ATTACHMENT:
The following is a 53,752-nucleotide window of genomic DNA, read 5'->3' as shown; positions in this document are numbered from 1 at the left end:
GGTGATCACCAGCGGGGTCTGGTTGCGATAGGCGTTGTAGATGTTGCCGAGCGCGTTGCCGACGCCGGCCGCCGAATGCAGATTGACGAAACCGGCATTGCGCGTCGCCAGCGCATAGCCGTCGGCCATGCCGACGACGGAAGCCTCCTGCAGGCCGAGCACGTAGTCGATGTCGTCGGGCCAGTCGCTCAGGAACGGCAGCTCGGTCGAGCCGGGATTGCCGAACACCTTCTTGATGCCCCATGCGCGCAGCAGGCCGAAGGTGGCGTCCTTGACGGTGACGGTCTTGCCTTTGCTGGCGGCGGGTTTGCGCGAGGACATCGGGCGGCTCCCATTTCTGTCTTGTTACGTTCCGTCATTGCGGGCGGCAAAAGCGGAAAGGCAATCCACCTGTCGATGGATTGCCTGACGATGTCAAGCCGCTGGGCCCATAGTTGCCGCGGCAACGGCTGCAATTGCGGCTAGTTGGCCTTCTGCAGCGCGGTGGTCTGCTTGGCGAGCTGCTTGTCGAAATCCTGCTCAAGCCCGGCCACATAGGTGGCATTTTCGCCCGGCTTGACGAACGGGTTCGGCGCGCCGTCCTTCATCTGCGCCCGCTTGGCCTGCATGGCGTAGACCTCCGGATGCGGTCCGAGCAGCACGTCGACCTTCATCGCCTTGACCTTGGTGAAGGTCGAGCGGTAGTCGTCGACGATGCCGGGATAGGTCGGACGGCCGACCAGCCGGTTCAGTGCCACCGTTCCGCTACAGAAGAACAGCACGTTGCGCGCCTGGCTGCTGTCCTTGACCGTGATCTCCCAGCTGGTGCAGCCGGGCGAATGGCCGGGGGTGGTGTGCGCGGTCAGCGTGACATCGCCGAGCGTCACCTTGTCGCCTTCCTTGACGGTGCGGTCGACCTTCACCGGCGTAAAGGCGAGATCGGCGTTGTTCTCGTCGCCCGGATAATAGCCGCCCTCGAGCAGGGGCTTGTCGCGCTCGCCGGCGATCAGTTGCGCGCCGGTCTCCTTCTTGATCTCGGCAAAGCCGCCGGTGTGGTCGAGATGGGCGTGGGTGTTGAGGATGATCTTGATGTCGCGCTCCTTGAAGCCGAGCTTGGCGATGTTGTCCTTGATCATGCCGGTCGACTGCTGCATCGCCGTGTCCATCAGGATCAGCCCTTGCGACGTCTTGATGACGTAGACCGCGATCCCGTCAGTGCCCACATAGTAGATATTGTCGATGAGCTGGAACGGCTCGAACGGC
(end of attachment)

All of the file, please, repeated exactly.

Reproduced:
The following is a 53,752-nucleotide window of genomic DNA, read 5'->3' as shown; positions in this document are numbered from 1 at the left end:
GGTGATCACCAGCGGGGTCTGGTTGCGATAGGCGTTGTAGATGTTGCCGAGCGCGTTGCCGACGCCGGCCGCCGAATGCAGATTGACGAAACCGGCATTGCGCGTCGCCAGCGCATAGCCGTCGGCCATGCCGACGACGGAAGCCTCCTGCAGGCCGAGCACGTAGTCGATGTCGTCGGGCCAGTCGCTCAGGAACGGCAGCTCGGTCGAGCCGGGATTGCCGAACACCTTCTTGATGCCCCATGCGCGCAGCAGGCCGAAGGTGGCGTCCTTGACGGTGACGGTCTTGCCTTTGCTGGCGGCGGGTTTGCGCGAGGACATCGGGCGGCTCCCATTTCTGTCTTGTTACGTTCCGTCATTGCGGGCGGCAAAAGCGGAAAGGCAATCCACCTGTCGATGGATTGCCTGACGATGTCAAGCCGCTGGGCCCATAGTTGCCGCGGCAACGGCTGCAATTGCGGCTAGTTGGCCTTCTGCAGCGCGGTGGTCTGCTTGGCGAGCTGCTTGTCGAAATCCTGCTCAAGCCCGGCCACATAGGTGGCATTTTCGCCCGGCTTGACGAACGGGTTCGGCGCGCCGTCCTTCATCTGCGCCCGCTTGGCCTGCATGGCGTAGACCTCCGGATGCGGTCCGAGCAGCACGTCGACCTTCATCGCCTTGACCTTGGTGAAGGTCGAGCGGTAGTCGTCGACGATGCCGGGATAGGTCGGACGGCCGACCAGCCGGTTCAGTGCCACCGTTCCGCTACAGAAGAACAGCACGTTGCGCGCCTGGCTGCTGTCCTTGACCGTGATCTCCCAGCTGGTGCAGCCGGGCGAATGGCCGGGGGTGGTGTGCGCGGTCAGCGTGACATCGCCGAGCGTCACCTTGTCGCCTTCCTTGACGGTGCGGTCGACCTTCACCGGCGTAAAGGCGAGATCGGCGTTGTTCTCGTCGCCCGGATAATAGCCGCCCTCGAGCAGGGGCTTGTCGCGCTCGCCGGCGATCAGTTGCGCGCCGGTCTCCTTCTTGATCTCGGCAAAGCCGCCGGTGTGGTCGAGATGGGCGTGGGTGTTGAGGATGATCTTGATGTCGCGCTCCTTGAAGCCGAGCTTGGCGATGTTGTCCTTGATCATGCCGGTCGACTGCTGCATCGCCGTGTCCATCAGGATCAGCCCTTGCGACGTCTTGATGACGTAGACCGCGATCCCGTCAGTGCCCACATAGTAGATATTGTCGATGAGCTGGAACGGCTCGAACGGC